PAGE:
Comfortable and Furious



Arthur Penn’s rage-filled dissent is everything movies of the 1970s
promised to be and usually were. Typically, it uses the past to
comment on the present, citing the extermination of Native Americans
in the 19th century as an indictment of U.S. policy in Southeast Asia
during the 20th. In both cases, non-whites were butchered to further
the righteousness of Western capital; where the “guns, germs, and
steel” (and a little Jesus, if you’re so inclined) of the mighty
American Cock killed en masse in order to avoid a wave of crushing

Still, this is more than an immersion in blood and
hellfire. Penn’s classic is, after all, more hilarious than
disturbing; Jack Crabb’s (Dustin Hoffman) picaresque adventures are a
wry send-up of the Horatio Alger tale, where our obsession with, and
endless pursuit of, re-invention makes authenticity and identity as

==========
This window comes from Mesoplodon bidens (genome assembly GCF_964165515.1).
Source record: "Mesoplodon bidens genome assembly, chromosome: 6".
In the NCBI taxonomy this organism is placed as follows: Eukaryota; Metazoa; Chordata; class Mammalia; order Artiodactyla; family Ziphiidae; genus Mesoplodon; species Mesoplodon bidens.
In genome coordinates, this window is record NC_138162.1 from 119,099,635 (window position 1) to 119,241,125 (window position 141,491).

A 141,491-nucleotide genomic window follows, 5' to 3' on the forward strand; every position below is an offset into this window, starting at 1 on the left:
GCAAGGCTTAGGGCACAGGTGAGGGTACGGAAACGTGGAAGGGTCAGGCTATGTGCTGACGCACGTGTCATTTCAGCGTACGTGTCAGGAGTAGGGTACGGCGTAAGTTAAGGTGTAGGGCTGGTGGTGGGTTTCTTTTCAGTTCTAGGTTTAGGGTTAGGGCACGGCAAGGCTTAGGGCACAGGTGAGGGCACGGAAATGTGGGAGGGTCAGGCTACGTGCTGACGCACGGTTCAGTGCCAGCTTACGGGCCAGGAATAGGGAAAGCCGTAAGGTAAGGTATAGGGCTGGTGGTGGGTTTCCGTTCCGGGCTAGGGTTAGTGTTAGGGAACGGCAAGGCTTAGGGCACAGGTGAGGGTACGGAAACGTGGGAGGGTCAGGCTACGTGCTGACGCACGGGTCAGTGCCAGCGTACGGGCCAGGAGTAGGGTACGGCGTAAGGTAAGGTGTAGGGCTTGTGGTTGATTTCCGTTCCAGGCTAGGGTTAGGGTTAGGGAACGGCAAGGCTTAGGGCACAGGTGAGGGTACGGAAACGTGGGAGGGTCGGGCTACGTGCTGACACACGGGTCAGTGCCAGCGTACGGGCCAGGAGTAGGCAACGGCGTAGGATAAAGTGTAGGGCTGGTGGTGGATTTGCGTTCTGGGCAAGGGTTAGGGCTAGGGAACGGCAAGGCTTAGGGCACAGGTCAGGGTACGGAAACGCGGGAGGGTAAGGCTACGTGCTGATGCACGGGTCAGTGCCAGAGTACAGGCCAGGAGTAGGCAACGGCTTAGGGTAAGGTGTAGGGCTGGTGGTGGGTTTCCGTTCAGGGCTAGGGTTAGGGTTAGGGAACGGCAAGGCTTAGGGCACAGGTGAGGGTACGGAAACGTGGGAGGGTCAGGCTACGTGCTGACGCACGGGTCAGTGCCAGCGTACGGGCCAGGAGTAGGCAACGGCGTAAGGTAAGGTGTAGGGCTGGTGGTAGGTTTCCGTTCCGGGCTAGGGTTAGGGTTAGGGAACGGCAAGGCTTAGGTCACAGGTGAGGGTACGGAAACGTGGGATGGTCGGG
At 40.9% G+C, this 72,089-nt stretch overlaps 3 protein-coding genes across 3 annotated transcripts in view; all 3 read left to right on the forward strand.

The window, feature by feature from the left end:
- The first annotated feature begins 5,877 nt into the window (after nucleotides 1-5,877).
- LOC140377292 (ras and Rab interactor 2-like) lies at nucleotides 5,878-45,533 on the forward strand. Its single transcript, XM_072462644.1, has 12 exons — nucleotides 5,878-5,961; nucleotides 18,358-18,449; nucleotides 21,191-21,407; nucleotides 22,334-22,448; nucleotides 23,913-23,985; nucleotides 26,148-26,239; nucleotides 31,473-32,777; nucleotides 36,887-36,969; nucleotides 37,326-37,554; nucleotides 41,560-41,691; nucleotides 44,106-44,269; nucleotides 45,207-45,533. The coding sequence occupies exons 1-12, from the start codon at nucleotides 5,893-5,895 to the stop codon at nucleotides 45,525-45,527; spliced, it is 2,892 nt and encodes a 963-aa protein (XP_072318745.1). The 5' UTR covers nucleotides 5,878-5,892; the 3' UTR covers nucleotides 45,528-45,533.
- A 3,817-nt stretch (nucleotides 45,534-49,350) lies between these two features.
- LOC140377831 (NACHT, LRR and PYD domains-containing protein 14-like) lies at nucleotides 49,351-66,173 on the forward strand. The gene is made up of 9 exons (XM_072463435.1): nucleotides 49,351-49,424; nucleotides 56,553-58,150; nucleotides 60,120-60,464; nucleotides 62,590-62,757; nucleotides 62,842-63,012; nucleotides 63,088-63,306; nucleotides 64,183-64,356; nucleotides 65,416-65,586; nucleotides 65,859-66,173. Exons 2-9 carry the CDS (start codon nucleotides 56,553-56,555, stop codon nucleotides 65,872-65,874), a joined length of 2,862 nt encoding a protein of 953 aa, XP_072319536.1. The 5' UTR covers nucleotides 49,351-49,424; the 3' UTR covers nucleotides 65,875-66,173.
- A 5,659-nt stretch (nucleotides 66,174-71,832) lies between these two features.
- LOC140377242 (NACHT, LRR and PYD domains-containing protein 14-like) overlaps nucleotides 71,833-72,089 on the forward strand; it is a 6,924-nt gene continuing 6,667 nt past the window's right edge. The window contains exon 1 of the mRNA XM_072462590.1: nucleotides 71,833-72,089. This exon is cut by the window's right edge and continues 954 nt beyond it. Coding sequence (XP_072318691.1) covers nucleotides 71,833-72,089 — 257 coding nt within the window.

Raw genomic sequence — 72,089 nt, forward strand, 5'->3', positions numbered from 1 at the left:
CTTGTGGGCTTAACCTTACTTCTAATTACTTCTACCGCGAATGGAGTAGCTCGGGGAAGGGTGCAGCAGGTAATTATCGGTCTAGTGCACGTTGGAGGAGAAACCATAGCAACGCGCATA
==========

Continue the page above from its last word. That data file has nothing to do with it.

illusory as history itself. And then are the native people themselves
— the “Human Beings” — who are no doubt romanticized beyond
description, but only so that we are provided a stark contrast with
the cinematic savages that had come before. But these men and women,
far from Kevin Costner glumness, are self-deprecating, silly (there’s
a gay Native American character straight out of a John Waters film),
and wise, but they’re always to be admired and lamented.

Above all, this is a grand, perhaps perfect, film. It takes chances, risks
absurdity, and even today, remains pointed and relevant. And how else
to describe a major Hollywood production that demolishes religious
hypocrisy and American greed, challenges and exposes the lies of the
Old West, and features choreographed violence as good as anything by
Peckinpah? Oh yeah, brilliant.